In other words, a Contender Series fighter made less base pay than a guy the UFC signed a week ago to face him.

While the conversation over fighter pay will continue, it’s getting harder and harder to actually investigate what the athletes are making when cowardly commissions across the U.S. suddenly decided to stop revealing the salaries handed out by promoters. Nevada is on the top of that list after the commission there opted to stop disclosing salaries for no apparent reason other than keeping just about everybody in the dark when it comes to what combatants are being paid there.

Now it has to be noted that disclosed salaries don’t give a full picture of what athletes are making because payments made from pay-per-view or discretionary bonuses are obviously not included. That said, the fighters and their representatives are now kept in the dark when it comes to negotiating contracts based on publicly available information that’s no longer available.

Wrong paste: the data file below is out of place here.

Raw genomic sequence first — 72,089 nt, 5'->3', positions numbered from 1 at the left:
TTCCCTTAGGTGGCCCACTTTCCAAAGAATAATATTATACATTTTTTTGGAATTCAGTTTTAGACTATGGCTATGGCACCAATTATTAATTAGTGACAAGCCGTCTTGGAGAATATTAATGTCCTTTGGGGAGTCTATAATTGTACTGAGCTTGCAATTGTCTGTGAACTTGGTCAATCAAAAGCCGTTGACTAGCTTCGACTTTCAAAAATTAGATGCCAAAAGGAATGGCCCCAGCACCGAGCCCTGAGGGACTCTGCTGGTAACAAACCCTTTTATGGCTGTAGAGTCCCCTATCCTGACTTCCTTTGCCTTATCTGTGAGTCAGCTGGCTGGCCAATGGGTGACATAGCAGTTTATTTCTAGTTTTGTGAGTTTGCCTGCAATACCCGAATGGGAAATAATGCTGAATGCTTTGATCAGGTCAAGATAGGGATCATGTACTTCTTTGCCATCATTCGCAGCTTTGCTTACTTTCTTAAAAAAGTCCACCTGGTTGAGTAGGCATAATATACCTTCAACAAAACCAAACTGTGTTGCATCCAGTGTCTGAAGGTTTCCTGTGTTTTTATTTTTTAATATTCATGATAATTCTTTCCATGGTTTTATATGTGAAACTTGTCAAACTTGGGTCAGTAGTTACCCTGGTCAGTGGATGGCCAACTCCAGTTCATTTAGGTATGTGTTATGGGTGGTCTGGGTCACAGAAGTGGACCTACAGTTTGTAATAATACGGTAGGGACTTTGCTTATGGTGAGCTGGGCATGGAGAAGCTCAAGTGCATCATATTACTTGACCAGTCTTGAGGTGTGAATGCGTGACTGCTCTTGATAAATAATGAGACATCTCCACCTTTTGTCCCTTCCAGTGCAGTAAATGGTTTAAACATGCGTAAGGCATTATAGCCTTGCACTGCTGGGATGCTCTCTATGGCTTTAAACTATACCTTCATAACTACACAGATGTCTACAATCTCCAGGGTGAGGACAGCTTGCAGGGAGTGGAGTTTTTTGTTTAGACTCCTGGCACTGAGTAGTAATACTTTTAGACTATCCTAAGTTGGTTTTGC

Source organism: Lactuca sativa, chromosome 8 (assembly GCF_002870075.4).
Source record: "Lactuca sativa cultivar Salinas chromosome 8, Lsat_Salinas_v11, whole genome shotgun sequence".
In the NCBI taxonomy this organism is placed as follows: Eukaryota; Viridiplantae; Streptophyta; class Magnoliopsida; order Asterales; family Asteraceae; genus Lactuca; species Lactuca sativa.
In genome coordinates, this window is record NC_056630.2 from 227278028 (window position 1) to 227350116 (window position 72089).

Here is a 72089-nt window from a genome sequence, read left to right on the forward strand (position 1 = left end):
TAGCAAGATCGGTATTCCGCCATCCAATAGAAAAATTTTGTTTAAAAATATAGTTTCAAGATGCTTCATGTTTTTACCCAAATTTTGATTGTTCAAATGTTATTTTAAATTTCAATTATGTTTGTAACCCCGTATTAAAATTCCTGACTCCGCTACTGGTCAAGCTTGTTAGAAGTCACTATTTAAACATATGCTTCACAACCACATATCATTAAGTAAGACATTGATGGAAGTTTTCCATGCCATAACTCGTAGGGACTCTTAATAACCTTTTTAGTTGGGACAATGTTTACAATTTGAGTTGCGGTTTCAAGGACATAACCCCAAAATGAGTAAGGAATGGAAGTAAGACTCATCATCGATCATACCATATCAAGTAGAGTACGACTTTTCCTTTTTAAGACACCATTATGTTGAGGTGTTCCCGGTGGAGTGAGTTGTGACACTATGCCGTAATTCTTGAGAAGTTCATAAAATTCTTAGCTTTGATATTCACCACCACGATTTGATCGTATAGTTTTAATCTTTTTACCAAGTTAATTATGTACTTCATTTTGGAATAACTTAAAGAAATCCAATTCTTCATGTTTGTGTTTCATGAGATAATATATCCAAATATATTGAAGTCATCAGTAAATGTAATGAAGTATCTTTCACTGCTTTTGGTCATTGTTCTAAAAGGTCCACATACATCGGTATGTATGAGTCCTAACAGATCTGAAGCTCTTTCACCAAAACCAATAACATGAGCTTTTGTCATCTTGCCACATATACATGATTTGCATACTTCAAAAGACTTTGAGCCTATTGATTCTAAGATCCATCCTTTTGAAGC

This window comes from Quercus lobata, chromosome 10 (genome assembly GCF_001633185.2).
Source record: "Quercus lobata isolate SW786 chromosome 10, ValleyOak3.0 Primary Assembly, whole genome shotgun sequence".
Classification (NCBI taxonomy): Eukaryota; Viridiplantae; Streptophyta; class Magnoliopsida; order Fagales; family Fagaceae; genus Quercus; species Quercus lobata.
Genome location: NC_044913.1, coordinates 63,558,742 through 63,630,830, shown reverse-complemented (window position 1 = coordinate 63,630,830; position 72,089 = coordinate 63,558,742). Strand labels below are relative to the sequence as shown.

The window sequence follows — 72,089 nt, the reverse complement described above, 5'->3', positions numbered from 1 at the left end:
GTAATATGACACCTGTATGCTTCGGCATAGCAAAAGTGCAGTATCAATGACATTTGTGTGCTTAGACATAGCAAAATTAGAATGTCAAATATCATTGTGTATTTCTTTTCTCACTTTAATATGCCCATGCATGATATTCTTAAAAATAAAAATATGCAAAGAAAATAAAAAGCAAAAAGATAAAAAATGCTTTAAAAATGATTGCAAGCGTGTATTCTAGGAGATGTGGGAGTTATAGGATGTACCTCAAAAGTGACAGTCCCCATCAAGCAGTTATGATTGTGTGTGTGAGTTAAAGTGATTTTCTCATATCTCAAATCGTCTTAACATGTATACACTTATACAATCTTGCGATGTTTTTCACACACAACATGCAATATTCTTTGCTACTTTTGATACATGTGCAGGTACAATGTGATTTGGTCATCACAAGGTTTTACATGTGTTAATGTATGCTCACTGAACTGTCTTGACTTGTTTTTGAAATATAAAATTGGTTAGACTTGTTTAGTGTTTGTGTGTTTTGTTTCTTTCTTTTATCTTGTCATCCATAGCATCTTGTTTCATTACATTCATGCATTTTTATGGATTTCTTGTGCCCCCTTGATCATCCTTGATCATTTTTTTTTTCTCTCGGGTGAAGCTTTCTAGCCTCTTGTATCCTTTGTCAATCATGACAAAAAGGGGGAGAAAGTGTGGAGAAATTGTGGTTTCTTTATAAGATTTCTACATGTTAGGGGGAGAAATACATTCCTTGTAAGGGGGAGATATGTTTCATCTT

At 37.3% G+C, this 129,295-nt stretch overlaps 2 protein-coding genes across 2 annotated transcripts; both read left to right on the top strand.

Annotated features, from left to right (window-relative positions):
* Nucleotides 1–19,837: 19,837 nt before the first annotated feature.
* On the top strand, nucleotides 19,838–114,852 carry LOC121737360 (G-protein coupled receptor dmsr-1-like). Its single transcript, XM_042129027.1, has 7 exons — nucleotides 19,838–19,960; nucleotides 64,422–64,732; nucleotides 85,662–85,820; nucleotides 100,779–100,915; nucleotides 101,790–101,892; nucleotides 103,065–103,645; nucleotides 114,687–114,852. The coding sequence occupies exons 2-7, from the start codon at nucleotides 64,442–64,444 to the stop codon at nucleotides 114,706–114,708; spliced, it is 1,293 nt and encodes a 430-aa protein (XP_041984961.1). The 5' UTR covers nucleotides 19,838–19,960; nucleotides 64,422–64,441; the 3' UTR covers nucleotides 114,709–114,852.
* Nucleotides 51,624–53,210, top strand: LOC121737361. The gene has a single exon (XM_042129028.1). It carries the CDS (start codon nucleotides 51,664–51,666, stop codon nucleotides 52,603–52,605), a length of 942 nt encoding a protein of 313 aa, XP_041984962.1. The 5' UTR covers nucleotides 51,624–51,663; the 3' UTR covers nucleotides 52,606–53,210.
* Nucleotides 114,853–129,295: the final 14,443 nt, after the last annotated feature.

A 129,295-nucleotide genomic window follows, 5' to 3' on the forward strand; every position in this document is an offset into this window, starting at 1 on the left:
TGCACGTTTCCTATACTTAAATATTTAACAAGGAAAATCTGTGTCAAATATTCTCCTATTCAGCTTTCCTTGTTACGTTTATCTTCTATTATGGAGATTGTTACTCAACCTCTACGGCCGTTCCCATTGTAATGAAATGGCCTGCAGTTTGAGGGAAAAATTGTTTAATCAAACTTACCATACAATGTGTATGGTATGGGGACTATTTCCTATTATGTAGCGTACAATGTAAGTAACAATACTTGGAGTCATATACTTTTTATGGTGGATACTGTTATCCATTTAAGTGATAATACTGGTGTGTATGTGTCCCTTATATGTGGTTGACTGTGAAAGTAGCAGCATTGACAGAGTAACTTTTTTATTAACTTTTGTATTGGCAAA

That’s unlike every other major sport in the U.S. where NFL, NBA and MLB teams all disclose salaries, which in turn makes it easier for agents to then go to the negotiating table when trying to seek a new contract for an athlete. If Patrick Mahomes wants a new deal, his agent can see what the Green Bay Packers are paying Aaron Rodgers or what the Tampa Bay Buccaneers are giving Tom Brady in order to understand the market when trying to hash out a new deal.

Thanks to commissions like Nevada and others suddenly keeping that information from the public, the UFC and other promoters are able to keep salaries in house without anybody being the wiser about what’s actually being paid to the athletes. It’s good to know at least one commission — namely California — still has the guts to do what’s right.

EPIC FAIL

Petty, Tom Petty